But despite all the time and money invested by people and institutions around the world, Crone and Krauss say, a dependable method of detecting seizures has remained elusive. Epileptic seizures are, by nature, very unpredictable. And so far, our best technology and science hasn’t changed that.
That’s exactly why patients like Shaina are so important in the research happening at Johns Hopkins. She is one of a select group of patients who feel an “aura,” a natural, if somewhat mysterious, early warning system that activates just before the onset of a seizure.
Auras are unique to every person, Shaina tells me, and they’re hard to describe to anyone who hasn’t felt one.
“I usually feel as if I’m on a merry-go-round and the only thing spinning is my mind,” Shaina says. At other times Shaina has a “dizzy, airy” feeling like she’s in a tunnel and there’s air blowing through her head.
In general, people who have auras can record more data because the time between the start of the seizure and full recovery is greater. Specifically, they can begin recording a seizure’s effects on the body and mind sooner after onset, and therefore may be able to uncover vital biometric markers that show up in the very early stages of the seizure.
The discovery of such markers could be the key to early detection in other types of epilepsy patients. “Particularly in the most severe types of seizures, to detect the seizure when the patient’s not even aware of it is our goal,” Krauss says. It’s these severe seizures, like grand mal seizures, that can be particularly dangerous to the health of the patient. Nocturnal seizures fall into this class, too.
Previous wearable devices used for detecting seizures were of limited value because their sensors weren’t accurate enough, and because their user interfaces didn’t facilitate the kind of user interaction that’s needed from the patient.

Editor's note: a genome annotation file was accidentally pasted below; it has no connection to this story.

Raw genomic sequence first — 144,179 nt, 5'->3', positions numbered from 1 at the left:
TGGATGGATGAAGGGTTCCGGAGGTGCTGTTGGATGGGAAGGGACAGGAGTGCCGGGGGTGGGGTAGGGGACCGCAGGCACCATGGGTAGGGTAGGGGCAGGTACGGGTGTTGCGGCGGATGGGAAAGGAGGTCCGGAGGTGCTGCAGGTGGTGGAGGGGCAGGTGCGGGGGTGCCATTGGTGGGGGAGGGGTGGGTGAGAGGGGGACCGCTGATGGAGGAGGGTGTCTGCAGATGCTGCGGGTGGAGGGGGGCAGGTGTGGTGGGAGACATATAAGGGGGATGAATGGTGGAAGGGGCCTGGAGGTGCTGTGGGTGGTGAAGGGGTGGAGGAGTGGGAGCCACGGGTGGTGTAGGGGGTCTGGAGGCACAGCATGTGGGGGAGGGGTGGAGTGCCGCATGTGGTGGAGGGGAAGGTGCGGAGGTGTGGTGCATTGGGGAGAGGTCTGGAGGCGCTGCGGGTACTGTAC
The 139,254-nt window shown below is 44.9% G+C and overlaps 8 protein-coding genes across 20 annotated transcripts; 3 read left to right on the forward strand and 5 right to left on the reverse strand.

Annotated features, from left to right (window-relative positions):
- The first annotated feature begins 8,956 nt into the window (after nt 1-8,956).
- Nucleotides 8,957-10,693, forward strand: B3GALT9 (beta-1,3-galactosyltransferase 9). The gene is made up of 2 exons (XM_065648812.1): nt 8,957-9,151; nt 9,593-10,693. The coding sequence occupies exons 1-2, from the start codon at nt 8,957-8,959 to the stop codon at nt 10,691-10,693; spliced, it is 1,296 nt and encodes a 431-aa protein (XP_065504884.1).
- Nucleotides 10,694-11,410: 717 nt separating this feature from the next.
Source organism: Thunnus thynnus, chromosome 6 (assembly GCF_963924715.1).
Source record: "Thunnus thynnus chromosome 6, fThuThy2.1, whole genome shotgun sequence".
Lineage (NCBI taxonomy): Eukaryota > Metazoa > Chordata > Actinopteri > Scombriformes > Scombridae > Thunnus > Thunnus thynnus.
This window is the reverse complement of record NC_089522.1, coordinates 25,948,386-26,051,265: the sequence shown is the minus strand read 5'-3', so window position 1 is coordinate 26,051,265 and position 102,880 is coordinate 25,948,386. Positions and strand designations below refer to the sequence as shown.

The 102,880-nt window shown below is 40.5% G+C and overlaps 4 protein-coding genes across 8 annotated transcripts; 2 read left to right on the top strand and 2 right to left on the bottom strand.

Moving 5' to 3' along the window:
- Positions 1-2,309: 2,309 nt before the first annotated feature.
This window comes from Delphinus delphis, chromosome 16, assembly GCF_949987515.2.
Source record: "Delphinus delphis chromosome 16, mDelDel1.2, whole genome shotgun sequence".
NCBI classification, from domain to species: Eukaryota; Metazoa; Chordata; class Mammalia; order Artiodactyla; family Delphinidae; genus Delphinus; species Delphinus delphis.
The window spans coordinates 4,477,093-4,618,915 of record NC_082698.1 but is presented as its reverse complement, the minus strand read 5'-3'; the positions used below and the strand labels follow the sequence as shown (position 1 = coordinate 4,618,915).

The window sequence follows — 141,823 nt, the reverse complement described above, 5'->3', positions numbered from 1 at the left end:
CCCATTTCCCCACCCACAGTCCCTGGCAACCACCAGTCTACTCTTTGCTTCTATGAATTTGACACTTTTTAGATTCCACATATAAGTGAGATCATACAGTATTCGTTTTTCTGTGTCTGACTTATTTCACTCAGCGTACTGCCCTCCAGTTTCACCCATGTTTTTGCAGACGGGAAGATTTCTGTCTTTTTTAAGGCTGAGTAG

So when Apple entered the market with its own wearable, the Apple Watch, in 2015, Crone and Krauss took notice.
“[The Watch] had all the same kinds of sensors that people had been investigating, but also has a really rich user interface, so we started thinking creatively about how to use that,” Crone says.
So armed with a better device and the hard lessons of past research, Crone and Krauss set about developing an Apple Watch app focused on detecting—not predicting—seizures, especially in people like Shaina who have a natural early warning system (auras).
“We thought in particular [the Watch] would be really good for testing a seizure detector,” Krauss says, [for patients] to interact with the seizure detector to tell it whether it’s right or not.”
EpiWatch, from the user’s perspective anyway, is a pretty simple app. Since people with epilepsy lose some degree of awareness, or else pass out completely, during a seizure, the app asks questions of the Watch wearer to find their awareness level. Rapid heart rate and convulsive body movements are also markers, so the app uses the Watch’s sensors to detect those things too.